In Hebrews 11:13, we read of some Old Testament believers who were marked out as strangers and pilgrims. The verse states: "These all died in faith, not having received the promises, but having seen them afar off, and were persuaded of them, and embraced them, and confessed that they were strangers and pilgrims on the earth." Those who died in faith are found in verse 9 of the chapter. They include: Abraham, Sarah, Isaac and Jacob. Although they had received the verbal promises of God, they never saw those promises fulfilled. Nonetheless, they implicitly trusted the God who made them, and embraced them as a reality, so classing themselves as strangers and pilgrims on the earth.

An example of this is found in Genesis 23:2-4 where Abraham realises that he is a guest in a foreign land and only dwelling in that place temporarily. As such, he seeks permission from the sons of Heth to bury his wife's body. Furthermore, it is also written of Abraham, the friend of God, that he looked for a city which has foundations and whose builder and maker is God (Hebrews 11:10). Abraham had a God-given objective. He was informed of the purposes of his Lord. He was a true pilgrim.

In Ephesians 2:12, the apostle Paul wrote outlines the position of the Ephesian Christians before their conversion: He showed them that they were once aliens from the commonwealth of Israel. That is to say, they did not have a share or part in Israel. He went on to say that they were foreign to the promises of God that had been made to that nation.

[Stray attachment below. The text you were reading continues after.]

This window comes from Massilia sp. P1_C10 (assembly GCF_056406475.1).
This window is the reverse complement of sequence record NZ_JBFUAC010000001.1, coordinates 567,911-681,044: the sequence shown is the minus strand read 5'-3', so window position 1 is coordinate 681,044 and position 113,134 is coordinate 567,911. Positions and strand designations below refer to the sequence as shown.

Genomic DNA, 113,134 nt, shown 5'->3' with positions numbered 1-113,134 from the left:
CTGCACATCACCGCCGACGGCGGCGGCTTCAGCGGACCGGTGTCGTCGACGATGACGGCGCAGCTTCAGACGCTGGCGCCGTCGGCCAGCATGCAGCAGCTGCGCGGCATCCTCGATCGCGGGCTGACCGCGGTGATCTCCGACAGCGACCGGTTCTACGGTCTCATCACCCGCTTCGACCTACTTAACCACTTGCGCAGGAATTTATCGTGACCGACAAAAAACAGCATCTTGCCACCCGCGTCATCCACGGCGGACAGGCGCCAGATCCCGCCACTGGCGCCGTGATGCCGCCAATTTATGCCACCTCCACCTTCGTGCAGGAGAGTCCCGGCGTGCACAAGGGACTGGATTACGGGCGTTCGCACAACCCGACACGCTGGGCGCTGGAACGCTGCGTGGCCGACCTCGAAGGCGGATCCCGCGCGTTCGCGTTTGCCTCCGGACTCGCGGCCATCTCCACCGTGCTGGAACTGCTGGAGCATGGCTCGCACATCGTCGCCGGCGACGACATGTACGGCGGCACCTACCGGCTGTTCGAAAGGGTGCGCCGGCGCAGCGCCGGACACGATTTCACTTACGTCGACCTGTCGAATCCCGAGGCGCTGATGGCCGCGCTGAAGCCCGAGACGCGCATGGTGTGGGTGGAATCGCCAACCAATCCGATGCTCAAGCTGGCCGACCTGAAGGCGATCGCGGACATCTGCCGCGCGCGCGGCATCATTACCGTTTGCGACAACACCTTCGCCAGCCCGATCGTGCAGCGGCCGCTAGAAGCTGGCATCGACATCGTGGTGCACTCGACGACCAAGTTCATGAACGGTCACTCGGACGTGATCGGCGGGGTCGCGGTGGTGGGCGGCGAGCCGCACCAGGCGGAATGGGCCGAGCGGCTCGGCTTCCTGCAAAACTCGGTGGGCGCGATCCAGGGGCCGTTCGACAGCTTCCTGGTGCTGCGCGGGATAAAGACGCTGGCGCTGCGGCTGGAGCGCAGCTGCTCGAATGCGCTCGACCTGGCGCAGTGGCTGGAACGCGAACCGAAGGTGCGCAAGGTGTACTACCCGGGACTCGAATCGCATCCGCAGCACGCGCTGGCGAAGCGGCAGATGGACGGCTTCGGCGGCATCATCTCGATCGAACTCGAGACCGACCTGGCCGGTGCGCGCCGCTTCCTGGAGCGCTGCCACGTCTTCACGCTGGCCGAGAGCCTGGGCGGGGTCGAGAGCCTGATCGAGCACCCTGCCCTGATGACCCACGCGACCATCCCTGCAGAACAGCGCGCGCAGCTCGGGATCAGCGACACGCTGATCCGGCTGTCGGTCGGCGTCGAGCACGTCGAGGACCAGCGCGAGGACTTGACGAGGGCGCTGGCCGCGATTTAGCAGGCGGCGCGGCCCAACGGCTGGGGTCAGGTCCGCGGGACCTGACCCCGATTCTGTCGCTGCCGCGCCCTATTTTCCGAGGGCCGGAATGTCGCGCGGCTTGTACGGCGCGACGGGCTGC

The word used by Paul for "strangers" is different to Peter's. It is the Greek word "xenos" from which we derive the word "xenophobia" which means "a fear of strangers". This emphasises that strangers were seen as being different to the normal inhabitants. Christians ought to be seen to be different as they live out their lives. Paul went on to tell the Ephesians that they were no longer strangers and foreigners to one another, but fellow-citizens with the saints, and of the household of God (Ephesians 2:19). Jew and Gentile believers now shared the blessing of God together in the Lord Jesus Christ. They had the rights of citizens of heaven and were part of God's family. The dividing wall that had stood for so long between Jew and Gentile had been broken down through the work of Christ.

So what are the heavenly rights that Christians have? Well, we read in John 1:12 that they are sons (or, better, children) of God, "But as many as received him, to them gave he power to become the sons of God, even to them that believe on his name…" Christians are made the children of God through new birth. As children they partake of the divine nature and are dependent upon God. They are also classed as "sons" by adoption, expressing the dignity and privilege they have before God. Hence, they are accountable to God in undertaking their responsibilities.